LANDOVER -- The Washington Bullets may be heading for an early vacation next week when the National Basketball Association playoffs begin, but they gave a glimpse of a brighter future last night in beating the Milwaukee Bucks in overtime, 112-106.
It gave the Bullets a three-game winning streak, tying their longest of the season, but it was the way they rallied to beat the playoff-bound Bucks that had to give coach Wes Unseld the most encouragement.
Two key players in the team's rebuilding plans, forward John Williams and center Pervis Ellison, showed how much potential the Bullets could have if they remain sound.
Williams, who missed more than a year following knee surgery in December 1990, then reported to work badly out of shape, showed his pre-injury form in registering his second career triple double (22 points, 12 assists and 10 rebounds).
He forced the overtime by driving through Bucks defenders for a layup with 1.7 seconds remaining to tie the game at 98. Williams scored eight of the Bullets' 14 points in overtime.
But Ellison, obtained from Sacramento after missing most of his rookie season with assorted injuries, was even more impressive.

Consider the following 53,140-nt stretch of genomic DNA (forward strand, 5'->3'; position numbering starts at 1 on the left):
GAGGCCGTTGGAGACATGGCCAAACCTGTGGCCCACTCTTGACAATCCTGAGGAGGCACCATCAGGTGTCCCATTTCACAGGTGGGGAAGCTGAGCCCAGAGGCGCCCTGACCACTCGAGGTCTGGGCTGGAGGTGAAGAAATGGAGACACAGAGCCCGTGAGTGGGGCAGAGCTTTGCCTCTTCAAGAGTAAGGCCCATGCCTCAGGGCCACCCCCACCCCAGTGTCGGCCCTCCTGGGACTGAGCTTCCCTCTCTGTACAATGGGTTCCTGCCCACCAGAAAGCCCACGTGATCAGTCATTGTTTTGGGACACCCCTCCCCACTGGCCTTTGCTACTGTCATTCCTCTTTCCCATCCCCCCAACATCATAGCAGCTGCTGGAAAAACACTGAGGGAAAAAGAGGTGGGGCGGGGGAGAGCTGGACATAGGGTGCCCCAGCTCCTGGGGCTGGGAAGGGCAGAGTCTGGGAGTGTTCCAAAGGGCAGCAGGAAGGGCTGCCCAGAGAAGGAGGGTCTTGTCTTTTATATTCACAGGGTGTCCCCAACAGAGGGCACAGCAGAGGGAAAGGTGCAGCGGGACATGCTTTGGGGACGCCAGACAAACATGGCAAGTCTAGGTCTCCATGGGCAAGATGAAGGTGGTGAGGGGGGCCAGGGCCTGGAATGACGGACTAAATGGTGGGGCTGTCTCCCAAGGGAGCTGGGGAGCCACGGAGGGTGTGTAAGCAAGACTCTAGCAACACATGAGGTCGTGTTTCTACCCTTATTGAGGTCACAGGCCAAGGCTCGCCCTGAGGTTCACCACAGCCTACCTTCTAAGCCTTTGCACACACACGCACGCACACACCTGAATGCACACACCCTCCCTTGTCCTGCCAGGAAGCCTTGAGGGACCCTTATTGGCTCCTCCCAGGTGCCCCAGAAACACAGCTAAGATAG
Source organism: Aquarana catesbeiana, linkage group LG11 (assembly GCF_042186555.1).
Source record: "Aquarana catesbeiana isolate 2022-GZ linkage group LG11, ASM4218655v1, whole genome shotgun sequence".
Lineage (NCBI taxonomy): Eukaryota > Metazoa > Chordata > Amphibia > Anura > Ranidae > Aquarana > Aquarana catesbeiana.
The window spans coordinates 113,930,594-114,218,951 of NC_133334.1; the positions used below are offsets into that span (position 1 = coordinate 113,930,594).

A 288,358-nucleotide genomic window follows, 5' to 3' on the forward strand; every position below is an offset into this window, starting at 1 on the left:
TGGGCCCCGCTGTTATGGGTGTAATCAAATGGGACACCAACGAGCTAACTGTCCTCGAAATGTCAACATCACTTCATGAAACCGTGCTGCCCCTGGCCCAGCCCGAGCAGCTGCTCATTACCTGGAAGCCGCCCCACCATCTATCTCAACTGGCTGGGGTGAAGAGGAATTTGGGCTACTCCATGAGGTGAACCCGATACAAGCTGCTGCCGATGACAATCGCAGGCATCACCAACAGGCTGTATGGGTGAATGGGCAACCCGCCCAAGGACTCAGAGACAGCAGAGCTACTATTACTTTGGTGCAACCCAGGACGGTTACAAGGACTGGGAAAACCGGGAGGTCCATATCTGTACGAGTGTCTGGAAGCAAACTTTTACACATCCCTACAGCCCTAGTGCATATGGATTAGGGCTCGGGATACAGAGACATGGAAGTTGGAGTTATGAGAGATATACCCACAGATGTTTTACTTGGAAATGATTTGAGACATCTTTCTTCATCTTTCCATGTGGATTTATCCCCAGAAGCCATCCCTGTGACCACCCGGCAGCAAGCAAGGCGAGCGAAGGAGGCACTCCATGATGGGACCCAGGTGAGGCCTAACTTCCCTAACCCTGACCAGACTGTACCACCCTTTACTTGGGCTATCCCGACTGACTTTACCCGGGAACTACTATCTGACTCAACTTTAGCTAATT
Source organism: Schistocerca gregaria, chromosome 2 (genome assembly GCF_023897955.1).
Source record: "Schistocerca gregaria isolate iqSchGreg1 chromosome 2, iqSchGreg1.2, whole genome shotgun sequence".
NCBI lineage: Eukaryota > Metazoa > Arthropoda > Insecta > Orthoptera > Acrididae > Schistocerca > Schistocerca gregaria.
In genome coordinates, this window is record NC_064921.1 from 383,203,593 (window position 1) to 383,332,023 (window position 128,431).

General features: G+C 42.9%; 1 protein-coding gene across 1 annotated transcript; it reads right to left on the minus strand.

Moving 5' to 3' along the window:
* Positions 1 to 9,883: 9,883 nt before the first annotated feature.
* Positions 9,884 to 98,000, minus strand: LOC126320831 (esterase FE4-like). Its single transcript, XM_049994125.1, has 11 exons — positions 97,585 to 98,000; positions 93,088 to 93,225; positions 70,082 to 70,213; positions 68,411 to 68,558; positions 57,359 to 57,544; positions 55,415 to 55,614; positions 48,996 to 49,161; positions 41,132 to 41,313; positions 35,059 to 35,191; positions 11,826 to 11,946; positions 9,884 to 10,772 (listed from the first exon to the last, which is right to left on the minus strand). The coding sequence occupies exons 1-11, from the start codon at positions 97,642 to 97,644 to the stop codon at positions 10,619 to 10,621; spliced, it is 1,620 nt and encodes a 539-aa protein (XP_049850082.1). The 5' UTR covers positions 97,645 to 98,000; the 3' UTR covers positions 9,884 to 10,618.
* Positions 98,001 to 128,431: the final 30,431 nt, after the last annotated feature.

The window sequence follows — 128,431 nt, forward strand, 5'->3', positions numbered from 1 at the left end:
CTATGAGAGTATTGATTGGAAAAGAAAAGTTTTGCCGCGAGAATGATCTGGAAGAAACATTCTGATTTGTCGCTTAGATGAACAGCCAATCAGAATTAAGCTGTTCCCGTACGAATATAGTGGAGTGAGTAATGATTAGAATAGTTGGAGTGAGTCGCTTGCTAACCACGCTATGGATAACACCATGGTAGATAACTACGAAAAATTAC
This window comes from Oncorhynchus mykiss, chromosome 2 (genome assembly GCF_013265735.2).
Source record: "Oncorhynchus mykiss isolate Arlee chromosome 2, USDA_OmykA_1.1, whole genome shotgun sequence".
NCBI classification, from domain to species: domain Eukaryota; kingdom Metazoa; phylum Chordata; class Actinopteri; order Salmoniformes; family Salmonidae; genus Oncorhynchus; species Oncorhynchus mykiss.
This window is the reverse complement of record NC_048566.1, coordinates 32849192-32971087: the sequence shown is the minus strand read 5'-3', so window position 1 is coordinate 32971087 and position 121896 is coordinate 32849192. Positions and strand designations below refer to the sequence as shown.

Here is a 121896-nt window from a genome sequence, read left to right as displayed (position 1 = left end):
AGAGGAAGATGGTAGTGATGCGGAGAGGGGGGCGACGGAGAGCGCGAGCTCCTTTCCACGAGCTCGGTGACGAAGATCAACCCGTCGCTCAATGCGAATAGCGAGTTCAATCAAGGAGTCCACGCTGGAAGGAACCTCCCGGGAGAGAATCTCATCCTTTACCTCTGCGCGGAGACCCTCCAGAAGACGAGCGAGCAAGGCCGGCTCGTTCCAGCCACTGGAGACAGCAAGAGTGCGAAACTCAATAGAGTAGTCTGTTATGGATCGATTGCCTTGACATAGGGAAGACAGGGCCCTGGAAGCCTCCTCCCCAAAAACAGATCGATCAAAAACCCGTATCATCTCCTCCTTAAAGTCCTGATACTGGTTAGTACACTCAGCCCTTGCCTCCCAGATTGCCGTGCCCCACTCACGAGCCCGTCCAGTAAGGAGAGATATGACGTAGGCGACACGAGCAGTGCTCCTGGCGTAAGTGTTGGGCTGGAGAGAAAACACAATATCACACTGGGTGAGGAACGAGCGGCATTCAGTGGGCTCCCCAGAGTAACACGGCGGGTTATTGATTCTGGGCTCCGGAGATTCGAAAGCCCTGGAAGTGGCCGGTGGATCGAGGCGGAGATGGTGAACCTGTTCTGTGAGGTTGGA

Attacking both boards and slamming home four lob passes from Williams, Ellison finished his best effort of the year with 27 points on 7-for-13 shooting, grabbed a career-tying 15 rebounds and blocked four shots.
"Pervis and I played together on all-star teams coming out of high school," said Williams. "He's really coming into his own now, and our chemistry is much better. All I have to do is throw the ball up because he's such a great leaper."
But it was Williams, 260 pounds, who demoralized the Bucks with his timely shooting and deft passing.
"Williams hit some shots with three guys on him," said Bucks forward Fred Roberts. "He's out there falling down, throws it up and it still goes in. And when he missed, Ellison usually picked it up and scored."
Progress has been slow for Williams, still wearing a cumbersome brace on his right knee, but Unseld is showing growing confidence in his most versatile performer.
"There has been a certain amount of improvement every game from John," said Unseld. "Tonight, he did some incredible things with the ball, especially for a guy playing on one sound leg."
In the overtime, Unseld virtually turned the game over to Williams.